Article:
Australia is known throughout the world as a nation of beer drinkers, but in recent times it's come to prominence as a world-class wine producer.
With its fertile soils and diverse climates, Australia has the perfect conditions to create a wide range of wines. These include traditional varieties such as peppery shirazes and crisp chardonnays, and contemporary blends. All six states and both territories have thriving wine industries, although most of Australia's wineries are located in its south-eastern quarter.
South Australia, New South Wales, and Victoria are home to Australia's oldest wine regions. The Barossa Valley, Hunter Valley, and Yarra Valley were integral to the development of the modern day industry, and continue to produce some of Australia's finest wines today. These historical regions paved the way for newer wine regions around their states. Today wine buffs are savoring the exciting new wines from Mudgee and the Murrambidgee Valley in New South Wales, the Southern Vales and Riverland in South Australia, and Victoria's Rutherglen. At last count, Australia was thought to have around 60 recognized wine regions.
Taking a closer look at Australia's key wine regions allows you to truly appreciate the diversity of the nation's wine industry.
The most obvious starting place is the Barossa Valley, a contender for Australia's greatest wine destination. This region to the northeast east of South Australia's capital, Adelaide, is a leading producer of warm climate wines. The Valley's German heritage shines through in its production of fine rieslings. The Barossa is also renamed for its full bodied shirazes and cabernets. Penfolds, Jacob's Creek, and Wolf Blass are some of the largest wine labels based in the Barossa Valley.
The winemakers of the Hunter Valley may dispute the Barossa Valley's accolades. This sprawling region, located an hour north of Sydney in New South Wales, has just as much history and warm weather as its South Australian rival. The Valley's award-winning wineries and small boutiques produce zesty semillons and robust shirazes. Wyndham Estate Wines, McGuigan Cellars, and Robyn Drayton Wines are some of the Hunter Valley's historic wineries.
Australia's famed for its sunshine, but the country's wine regions reveal the true diversity of its climate. Victoria's Yarra Valley is an outstanding example of a cool-climate wine region. This area north of the state's capital, Melbourne, is blamed for its production of pinot noirs and pinot gris. Sample the region's trademarks at Yering Farm Wines, St Huberts Vineyards, and Bianchet Wines.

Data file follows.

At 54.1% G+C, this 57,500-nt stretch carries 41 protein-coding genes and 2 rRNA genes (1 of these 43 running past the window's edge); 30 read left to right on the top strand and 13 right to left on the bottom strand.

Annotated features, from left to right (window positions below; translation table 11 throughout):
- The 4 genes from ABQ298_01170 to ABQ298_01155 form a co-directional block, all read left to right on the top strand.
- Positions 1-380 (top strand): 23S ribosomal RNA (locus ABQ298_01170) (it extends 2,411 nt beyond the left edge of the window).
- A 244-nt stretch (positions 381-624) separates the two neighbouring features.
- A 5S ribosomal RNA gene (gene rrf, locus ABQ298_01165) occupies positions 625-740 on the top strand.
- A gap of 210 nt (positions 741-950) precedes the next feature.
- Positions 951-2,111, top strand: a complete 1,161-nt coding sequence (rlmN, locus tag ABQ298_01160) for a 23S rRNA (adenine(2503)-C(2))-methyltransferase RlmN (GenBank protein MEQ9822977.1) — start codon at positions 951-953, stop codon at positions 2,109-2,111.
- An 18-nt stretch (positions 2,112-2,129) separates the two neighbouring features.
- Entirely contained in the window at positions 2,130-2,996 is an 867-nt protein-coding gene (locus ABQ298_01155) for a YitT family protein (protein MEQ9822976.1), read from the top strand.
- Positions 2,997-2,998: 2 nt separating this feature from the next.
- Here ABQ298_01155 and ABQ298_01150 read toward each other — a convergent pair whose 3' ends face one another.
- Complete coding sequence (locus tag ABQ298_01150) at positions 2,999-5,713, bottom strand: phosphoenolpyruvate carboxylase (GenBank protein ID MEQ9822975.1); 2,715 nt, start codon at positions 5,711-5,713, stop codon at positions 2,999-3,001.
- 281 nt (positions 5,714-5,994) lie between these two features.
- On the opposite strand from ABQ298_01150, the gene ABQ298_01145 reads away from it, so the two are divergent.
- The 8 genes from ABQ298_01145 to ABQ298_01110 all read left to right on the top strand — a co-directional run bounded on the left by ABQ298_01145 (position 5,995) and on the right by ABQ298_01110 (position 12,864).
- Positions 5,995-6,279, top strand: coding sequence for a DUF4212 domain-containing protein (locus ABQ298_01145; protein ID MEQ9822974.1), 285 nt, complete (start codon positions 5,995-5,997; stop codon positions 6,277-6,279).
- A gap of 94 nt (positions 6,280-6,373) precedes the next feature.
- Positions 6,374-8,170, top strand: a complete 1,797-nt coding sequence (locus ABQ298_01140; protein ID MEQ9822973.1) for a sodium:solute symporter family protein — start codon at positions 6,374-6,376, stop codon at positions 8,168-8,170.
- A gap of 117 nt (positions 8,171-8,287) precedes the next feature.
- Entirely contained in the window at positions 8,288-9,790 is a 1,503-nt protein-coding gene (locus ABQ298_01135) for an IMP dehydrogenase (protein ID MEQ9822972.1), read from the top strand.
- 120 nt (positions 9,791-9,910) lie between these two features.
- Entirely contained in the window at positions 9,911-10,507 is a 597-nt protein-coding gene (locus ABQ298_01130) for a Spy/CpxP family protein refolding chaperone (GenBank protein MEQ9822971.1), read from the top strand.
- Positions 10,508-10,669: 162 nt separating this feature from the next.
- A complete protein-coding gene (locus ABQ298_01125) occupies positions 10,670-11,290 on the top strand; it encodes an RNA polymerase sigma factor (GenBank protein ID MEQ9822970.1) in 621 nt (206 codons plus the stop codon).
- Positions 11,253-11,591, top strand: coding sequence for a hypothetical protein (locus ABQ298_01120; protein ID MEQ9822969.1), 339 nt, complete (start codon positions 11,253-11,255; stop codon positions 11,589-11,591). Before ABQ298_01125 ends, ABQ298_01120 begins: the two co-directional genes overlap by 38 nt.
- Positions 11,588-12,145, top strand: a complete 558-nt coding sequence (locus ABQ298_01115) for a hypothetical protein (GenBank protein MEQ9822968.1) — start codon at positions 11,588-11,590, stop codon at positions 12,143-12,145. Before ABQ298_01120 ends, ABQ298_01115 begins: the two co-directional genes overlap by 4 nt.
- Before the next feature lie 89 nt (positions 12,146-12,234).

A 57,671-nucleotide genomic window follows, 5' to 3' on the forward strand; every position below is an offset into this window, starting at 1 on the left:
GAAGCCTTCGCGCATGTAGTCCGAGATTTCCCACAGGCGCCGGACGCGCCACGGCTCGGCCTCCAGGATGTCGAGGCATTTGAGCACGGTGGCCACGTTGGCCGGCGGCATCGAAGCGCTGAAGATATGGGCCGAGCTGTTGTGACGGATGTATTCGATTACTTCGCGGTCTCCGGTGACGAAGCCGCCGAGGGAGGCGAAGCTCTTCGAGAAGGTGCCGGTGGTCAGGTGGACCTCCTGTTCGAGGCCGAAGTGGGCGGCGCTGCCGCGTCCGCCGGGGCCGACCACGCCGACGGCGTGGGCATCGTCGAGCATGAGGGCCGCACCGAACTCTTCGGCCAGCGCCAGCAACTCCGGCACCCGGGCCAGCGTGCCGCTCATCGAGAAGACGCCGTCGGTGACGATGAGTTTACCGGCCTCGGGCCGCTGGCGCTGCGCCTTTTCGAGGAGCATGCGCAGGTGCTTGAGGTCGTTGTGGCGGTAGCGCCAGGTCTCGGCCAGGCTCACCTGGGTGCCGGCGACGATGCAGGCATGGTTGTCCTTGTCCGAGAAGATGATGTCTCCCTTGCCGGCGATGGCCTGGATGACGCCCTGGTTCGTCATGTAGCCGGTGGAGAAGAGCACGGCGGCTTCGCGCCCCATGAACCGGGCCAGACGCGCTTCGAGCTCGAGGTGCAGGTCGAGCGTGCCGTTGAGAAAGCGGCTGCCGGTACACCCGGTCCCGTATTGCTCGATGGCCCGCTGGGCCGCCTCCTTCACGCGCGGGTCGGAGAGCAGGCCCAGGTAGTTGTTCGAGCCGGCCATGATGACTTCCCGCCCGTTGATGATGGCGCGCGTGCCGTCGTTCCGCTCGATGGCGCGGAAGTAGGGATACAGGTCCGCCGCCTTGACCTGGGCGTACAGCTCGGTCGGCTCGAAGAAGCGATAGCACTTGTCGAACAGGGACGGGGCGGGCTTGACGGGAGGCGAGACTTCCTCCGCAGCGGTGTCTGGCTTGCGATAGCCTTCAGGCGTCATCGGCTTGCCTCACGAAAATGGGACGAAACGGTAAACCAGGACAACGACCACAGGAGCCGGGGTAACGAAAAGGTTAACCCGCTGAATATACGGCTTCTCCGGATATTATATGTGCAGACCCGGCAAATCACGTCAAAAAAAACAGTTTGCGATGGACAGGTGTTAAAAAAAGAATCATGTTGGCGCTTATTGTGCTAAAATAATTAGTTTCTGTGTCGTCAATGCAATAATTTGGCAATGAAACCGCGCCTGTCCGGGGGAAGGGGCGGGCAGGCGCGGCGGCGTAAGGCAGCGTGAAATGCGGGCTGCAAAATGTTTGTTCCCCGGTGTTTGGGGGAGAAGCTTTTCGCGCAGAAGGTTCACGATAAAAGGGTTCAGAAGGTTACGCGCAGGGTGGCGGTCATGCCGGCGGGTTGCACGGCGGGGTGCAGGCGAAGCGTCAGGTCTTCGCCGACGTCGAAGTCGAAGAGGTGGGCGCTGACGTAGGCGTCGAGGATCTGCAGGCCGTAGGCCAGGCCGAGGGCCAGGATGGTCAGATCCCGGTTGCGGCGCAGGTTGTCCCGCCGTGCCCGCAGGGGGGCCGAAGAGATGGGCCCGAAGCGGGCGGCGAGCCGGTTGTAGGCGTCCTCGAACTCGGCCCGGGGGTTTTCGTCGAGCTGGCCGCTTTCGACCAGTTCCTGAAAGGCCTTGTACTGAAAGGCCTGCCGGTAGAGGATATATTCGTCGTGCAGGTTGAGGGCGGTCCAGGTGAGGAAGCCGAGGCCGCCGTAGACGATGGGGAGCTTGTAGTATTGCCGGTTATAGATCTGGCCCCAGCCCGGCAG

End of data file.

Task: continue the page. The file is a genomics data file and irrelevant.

The Barossa is not the only wine region around Adelaide. Travelers with time to spare love to explore the wineries surrounding South Australia's capital. To the south east there's the Coonawarra, a cool climate region featuring unusual terra rossa soil. This helps the region produce earthy reds. Rich cabernet sauvignons and spicy shirazes are the Coonawarra's specialties. Award-winning labels like Wynns, Yalumba, and Penfolds have all established vineyards in the region to take advantage of its unique conditions.
To the north of Adelaide wine tourists will find the Clare Valley. This expansive cool climate area is actually made up of four interconnecting valleys: the Clare, the Polish River, Watervale, and Skillogallee. Here visitors will find an elegant range of white wines, including mellow rieslings, oaky chardonnays, and smooth semillons. Taylor's Wines, Annie's Lane, and the historic Sevenhill Cells are all proudly based in the Clare Valley.
The consumption of wine is entrenched in the Australian way of life, whether it's giving a bottle as a gift or sharing a couple of glasses with friends over a meal. And Australians enjoy sharing their wines with the world. You might expect Australia's isolation would deter many international wine tourists, but the lure of warm weather and affordable premium wines ensures many travelers make the trip "Down Under" every year.